With boombox in hand, a megaphone and signs with messages like, "We are unstoppable, another world is possible," members of Occupy Orange County have set up in Surf City.

Members told the City Council on March 5 that they had been thinking about making Huntington Beach their next stop. By March 6, the group had embarked on the rear of the Civic Center at the corner of Main Street and Yorktown Avenue.

Some onlookers honked, others just watched from their car windows or took photos on their iPhones.

The protesters, about 20 of them last Thursday afternoon, said they spoke with city officials and got permission to occupy Huntington Beach, as long as they don't block any signs, don't sleep on the corner and keep the area clean.

They say they want to make the world a better place, and stop corporate greed and high student loans.

"I can't describe in words what I want," said Laguna Beach resident Oliver Hart, 20, who hasn't worked in two months, but said he has a job as a dishwasher at a culinary arts school. "But I want the opposite of what I see."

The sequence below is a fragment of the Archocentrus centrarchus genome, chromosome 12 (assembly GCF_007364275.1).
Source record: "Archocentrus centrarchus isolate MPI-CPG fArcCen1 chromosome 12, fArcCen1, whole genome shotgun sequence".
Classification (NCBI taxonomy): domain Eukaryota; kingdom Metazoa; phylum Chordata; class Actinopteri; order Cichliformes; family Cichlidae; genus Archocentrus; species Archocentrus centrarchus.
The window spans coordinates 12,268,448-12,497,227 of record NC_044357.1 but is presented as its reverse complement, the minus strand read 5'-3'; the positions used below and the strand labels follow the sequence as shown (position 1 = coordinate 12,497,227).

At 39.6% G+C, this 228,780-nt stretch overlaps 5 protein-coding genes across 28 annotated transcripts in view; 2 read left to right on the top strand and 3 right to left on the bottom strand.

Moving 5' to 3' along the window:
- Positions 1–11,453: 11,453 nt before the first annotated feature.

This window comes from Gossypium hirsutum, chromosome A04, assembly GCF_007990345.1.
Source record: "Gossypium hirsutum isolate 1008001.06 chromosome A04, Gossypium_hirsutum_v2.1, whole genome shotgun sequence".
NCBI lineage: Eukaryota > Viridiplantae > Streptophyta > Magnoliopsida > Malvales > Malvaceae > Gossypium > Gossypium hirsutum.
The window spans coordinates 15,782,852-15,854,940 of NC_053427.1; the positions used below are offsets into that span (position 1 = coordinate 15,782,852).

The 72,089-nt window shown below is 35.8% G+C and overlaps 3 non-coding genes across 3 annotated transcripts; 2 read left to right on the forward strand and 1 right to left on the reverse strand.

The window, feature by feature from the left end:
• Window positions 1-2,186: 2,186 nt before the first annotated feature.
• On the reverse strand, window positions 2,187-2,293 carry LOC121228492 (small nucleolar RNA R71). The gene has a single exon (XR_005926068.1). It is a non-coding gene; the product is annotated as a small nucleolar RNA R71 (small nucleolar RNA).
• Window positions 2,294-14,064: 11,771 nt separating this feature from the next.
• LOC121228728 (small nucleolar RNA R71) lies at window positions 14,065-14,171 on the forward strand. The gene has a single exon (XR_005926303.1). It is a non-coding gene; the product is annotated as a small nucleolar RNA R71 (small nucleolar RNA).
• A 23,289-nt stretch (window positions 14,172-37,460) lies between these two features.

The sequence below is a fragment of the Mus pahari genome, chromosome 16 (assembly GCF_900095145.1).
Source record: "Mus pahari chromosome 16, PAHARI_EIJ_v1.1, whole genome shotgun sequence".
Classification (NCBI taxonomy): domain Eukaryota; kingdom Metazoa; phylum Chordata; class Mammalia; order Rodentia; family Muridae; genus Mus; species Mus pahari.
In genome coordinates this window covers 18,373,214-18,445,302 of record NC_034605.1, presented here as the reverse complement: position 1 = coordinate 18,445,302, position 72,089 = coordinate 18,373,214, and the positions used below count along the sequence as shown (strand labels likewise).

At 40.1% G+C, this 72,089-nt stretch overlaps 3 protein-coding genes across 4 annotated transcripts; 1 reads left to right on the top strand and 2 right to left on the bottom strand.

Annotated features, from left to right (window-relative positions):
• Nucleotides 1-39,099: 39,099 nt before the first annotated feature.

Madison Carlson, 20, stood barefoot holding a sign that said "Occupy Wall St."

The Kansas native said she can't speak for everyone, but doesn't like high student loans or the number of homeless veterans. She attends college back home, she said, but is on an independent study getting credit while pursuing writing a book about the movement.

Since March 6, when the group officially occupied Huntington Beach, members said they've been taking turns sleeping but didn't say where.

John Sanz said he was in the Marine Corps for 10 years, retiring a gunnery sergeant.

"I fought for this government, and I didn't get anything back," he said. "There's a lot of people who didn't fight and aren't anything back ... All these big banks got a bailout. I'd like to see my bailout."

Sanz, who wouldn't give his age, said he's been homeless for seven months.

When asked why couldn't he look for a job, Sanz said he has looked for work but cannot find any.

Councilwoman Connie Boardman said she's not sure whether those who are currently sitting out at the corner are actual Occupy members.

"I heard that was a group of homeless people that have been tagging along," she said.

But as far as Occupiers are concerned, Boardman said it's their Constitutional right.

"They certainly have the right to assemble, and they have the right to free speech," she said.

The Occupiers said they have a general assembly meeting at 7 each night in the parking lot at City Hall.

At that time, they speak about some of their concerns and will come up with resolutions for Huntington Beach to pass.

mona.shadia@latimes.com

Twitter: @MonaShadia